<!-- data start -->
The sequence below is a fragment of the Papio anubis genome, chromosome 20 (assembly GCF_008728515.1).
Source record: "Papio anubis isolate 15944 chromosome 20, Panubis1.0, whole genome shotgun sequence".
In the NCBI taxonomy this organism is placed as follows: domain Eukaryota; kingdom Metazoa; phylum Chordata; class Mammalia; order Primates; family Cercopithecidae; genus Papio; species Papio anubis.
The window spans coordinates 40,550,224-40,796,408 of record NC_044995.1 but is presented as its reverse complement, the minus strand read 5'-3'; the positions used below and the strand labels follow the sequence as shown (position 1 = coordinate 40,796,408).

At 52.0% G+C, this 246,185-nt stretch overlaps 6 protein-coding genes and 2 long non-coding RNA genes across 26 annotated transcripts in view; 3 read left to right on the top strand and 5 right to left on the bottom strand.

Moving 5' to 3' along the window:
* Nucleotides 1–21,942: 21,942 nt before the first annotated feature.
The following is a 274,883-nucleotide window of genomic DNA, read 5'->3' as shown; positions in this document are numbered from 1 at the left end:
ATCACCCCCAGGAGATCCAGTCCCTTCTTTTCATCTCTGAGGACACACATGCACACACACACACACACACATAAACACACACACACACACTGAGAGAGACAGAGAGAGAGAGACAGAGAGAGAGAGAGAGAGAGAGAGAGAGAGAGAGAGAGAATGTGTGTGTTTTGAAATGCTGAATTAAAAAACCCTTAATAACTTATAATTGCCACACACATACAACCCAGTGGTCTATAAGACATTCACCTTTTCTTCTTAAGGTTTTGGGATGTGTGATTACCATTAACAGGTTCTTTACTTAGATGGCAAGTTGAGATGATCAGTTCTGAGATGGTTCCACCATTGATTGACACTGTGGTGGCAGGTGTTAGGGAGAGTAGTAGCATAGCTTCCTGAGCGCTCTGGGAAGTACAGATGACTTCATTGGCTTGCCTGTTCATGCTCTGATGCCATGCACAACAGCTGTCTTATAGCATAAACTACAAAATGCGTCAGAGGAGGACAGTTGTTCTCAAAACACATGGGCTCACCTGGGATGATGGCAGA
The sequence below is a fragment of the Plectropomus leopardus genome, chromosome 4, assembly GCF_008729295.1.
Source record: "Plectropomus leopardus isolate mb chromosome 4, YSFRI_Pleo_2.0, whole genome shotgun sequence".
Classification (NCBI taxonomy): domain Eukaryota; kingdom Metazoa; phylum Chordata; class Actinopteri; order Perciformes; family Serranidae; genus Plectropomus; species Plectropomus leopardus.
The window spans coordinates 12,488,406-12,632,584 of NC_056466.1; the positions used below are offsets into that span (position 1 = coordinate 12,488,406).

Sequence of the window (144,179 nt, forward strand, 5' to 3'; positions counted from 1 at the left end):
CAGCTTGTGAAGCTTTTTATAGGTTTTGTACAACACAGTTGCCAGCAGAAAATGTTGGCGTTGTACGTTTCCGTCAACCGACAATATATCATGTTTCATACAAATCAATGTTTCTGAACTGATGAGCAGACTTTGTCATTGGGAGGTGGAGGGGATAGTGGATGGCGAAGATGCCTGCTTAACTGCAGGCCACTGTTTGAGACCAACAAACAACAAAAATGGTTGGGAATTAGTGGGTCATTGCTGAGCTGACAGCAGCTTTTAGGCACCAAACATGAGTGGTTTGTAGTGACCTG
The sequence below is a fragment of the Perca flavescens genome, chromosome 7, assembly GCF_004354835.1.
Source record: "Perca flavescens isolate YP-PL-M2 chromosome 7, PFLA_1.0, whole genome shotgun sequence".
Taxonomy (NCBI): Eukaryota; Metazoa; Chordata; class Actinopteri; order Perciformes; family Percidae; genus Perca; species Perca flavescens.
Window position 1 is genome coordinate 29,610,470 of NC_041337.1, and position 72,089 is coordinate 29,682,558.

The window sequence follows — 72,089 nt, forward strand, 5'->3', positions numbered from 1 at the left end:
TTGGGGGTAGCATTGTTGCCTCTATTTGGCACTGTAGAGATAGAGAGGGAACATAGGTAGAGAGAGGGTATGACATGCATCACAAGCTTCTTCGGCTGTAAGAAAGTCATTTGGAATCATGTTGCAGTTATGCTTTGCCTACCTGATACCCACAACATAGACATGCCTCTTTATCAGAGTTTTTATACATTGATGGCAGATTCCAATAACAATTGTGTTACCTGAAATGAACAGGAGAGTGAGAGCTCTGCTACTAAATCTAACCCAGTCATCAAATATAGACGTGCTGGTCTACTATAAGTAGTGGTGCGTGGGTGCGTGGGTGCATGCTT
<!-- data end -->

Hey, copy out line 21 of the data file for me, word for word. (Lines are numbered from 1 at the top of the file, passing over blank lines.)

TTGGGGGTAGCATTGTTGCCTCTATTTGGCACTGTAGAGATAGAGAGGGAACATAGGTAGAGAGAGGGTATGACATGCATCACAAGCTTCTTCGGCTGTAAGAAAGTCATTTGGAATCATGTTGCAGTTATGCTTTGCCTACCTGATACCCACAACATAGACATGCCTCTTTATCAGAGTTTTTATACATTGATGGCAGATTCCAATAACAATTGTGTTACCTGAAATGAACAGGAGAGTGAGAGCTCTGCTACTAAATCTAACCCAGTCATCAAATATAGACGTGCTGGTCTACTATAAGTAGTGGTGCGTGGGTGCGTGGGTGCATGCTT